1.It is called the Prussian Corps, because none but Prussians are admitted to it.
2.It is called the Prussian Corps for no particular reason. It has simply pleased each corps to name itself after some German state.
3.It is not named the Prussian Corps at all, but only the White Cap Corps.
4.Any student can belong to it who is a German by birth.
5.Any student can belong to it who is European by birth.
6.Any European-born student can belong to it, except he be a Frenchman.
7.Any student can belong to it, no matter where he was born.
8.No student can belong to it who is not of noble blood.
9.No student can belong to it who cannot show three full generations of noble descent.
10.Nobility is not a necessary qualification.
11.No moneyless student can belong to it.
12.Money qualification is nonsense such a thing has never been thought of.
I got some of this information from students themselves students who did not belong to the corps.
I finally went to headquarters to the White Caps where I would have gone in the first place if I had been acquainted. But even at headquarters I found difficulties; I perceived that there were things about the White Cap Corps which one member knew and another one didnt. It was natural; for very few members of any organization know all that can be known about it. I doubt there is a man or a woman in Heidelberg who would not answer promptly and confidently three out of every five questions about the White Cap Corps which a stranger might ask; yet it is a very safe bet that two of the three answers would be incorrect every time.
There is one German custom which is universal the bowing courteously to strangers when sitting down at table or rising up from it. This bow startles a stranger out of his self-possession, the first time it occurs, and he is likely to fall over a chair or something, in his embarrassment, but it pleases him, nevertheless. One soon learns to expect this bow and be on the lookout and ready to return it; but to learn to lead off and make the initial bow ones self is a difficult matter for a diffident man. One thinks, If I rise to go, and tender my bow, and these ladies and gentlemen take it into their heads to ignore the custom of their nation, and not return it, how shall I feel, in case I survive to feel anything. Therefore he is afraid to venture. He sits out the dinner, and makes the strangers rise first and originate the bowing. A table dhôte dinner is a tedious affair for a man who seldom touches anything after the three first courses; therefore I used to do some pretty dreary waiting because of my fears. It took me months to assure myself that those fears were groundless, but I did assure myself at last by experimenting diligently through my agent. I made Harris get up and bow and leave; invariably his bow was returned, then I got up and bowed myself and retired.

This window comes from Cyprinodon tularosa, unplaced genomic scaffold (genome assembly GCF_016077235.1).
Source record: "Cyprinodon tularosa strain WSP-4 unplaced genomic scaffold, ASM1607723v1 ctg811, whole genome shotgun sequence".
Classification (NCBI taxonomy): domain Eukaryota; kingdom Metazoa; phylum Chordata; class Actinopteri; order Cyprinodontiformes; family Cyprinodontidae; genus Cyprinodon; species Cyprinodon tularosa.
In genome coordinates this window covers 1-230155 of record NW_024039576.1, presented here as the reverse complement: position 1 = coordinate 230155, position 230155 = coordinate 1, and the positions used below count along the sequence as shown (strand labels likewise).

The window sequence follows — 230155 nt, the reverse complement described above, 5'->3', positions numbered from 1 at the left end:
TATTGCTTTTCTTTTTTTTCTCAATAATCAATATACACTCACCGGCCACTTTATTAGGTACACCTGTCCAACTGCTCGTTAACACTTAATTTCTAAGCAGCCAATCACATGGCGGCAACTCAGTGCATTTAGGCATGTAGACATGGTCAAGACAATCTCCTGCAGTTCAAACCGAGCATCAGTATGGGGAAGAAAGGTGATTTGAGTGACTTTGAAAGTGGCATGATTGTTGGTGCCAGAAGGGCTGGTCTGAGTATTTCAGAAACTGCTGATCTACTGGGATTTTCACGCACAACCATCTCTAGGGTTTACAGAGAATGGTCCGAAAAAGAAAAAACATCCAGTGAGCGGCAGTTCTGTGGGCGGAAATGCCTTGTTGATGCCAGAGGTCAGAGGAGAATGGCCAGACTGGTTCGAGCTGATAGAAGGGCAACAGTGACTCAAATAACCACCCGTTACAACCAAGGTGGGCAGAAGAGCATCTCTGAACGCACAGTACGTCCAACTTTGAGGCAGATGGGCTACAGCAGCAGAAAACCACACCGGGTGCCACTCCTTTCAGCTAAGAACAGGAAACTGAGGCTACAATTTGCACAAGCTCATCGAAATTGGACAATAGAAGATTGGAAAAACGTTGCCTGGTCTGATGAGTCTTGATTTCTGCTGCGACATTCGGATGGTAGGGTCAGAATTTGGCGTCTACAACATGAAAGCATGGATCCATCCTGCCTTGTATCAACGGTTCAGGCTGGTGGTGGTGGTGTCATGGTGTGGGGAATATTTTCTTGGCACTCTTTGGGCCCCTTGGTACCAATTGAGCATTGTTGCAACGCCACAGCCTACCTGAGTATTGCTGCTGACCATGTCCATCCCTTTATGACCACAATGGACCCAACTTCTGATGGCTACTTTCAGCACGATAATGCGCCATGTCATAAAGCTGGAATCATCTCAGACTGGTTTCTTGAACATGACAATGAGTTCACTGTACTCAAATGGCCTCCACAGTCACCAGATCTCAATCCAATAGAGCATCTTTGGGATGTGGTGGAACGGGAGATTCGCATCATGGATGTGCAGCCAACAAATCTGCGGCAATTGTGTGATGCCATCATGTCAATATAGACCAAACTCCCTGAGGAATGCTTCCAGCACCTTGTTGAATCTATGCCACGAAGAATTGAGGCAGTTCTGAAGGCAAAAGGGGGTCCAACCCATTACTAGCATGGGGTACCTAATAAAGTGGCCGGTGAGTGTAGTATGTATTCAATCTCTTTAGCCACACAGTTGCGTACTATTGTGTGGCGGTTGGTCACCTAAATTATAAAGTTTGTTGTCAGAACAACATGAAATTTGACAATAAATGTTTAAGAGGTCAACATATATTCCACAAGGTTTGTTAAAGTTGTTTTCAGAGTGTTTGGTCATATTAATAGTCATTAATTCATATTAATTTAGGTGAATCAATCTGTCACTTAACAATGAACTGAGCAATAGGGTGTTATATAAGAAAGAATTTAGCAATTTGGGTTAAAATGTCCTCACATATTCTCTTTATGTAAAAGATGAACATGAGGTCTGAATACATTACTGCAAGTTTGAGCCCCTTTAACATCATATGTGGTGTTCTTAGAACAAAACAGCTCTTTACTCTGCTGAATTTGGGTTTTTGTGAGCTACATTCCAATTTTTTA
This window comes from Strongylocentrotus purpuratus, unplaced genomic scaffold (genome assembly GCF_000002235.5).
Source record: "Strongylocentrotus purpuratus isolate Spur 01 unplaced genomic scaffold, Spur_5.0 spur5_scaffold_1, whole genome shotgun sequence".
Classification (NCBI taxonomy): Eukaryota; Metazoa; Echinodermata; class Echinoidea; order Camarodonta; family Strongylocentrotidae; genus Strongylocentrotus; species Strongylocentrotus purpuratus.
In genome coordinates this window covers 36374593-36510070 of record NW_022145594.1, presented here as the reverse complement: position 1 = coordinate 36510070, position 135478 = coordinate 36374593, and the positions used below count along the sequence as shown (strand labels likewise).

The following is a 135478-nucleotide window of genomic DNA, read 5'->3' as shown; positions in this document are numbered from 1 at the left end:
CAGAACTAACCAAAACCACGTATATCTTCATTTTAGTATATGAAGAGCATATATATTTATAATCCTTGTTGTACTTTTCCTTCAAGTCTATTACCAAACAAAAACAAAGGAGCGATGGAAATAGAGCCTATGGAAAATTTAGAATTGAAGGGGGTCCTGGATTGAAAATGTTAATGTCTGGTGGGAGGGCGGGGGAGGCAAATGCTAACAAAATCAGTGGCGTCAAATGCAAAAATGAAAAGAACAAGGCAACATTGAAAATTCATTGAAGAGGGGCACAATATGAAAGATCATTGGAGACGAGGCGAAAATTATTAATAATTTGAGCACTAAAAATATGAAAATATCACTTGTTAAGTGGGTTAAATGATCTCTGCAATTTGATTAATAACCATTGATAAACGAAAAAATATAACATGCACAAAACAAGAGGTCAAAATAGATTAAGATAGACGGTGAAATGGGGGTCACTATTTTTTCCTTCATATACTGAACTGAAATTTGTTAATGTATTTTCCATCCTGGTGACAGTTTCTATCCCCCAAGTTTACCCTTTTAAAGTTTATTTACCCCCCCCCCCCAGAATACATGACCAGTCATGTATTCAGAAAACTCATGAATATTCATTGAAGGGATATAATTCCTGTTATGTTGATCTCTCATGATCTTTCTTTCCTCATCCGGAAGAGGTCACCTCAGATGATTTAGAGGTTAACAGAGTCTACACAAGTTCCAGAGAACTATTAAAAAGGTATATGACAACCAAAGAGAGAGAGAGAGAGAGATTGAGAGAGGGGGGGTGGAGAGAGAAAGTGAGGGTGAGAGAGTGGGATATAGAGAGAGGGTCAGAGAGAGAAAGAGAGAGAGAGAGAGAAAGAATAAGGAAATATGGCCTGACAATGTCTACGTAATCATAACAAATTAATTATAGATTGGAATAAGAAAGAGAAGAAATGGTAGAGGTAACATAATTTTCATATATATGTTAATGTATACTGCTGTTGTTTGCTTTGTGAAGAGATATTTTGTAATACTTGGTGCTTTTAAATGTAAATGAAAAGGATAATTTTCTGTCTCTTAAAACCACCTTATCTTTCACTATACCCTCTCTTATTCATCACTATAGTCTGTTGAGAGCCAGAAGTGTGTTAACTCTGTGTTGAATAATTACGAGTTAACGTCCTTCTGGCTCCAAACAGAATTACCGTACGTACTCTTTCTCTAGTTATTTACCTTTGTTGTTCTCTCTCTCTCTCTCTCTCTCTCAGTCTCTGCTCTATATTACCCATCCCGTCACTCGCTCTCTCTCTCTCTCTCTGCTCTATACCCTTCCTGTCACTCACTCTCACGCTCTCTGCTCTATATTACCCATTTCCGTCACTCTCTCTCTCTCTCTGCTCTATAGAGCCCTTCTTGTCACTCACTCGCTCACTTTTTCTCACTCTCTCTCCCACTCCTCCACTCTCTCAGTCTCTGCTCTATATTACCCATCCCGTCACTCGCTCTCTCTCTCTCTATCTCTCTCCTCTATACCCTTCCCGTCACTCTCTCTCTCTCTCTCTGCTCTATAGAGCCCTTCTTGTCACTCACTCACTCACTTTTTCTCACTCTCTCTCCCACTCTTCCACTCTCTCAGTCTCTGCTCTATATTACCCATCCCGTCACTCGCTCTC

Thus my education proceeded easily and comfortably for me, but not for Harris. Three courses of a table dhôte dinner were enough for me, but Harris preferred thirteen.
Even after I had acquired full confidence, and no longer needed the agents help, I sometimes encountered difficulties. Once at Baden-Baden I nearly lost a train because I could not be sure that three young ladies opposite me at table were Germans, since I had not heard them speak; they might be American, they might be English, it was not safe to venture a bow; but just as I had got that far with my thought, one of them began a German remark, to my great relief and gratitude; and before she got out her third word, our bows had been delivered and graciously returned, and we were off.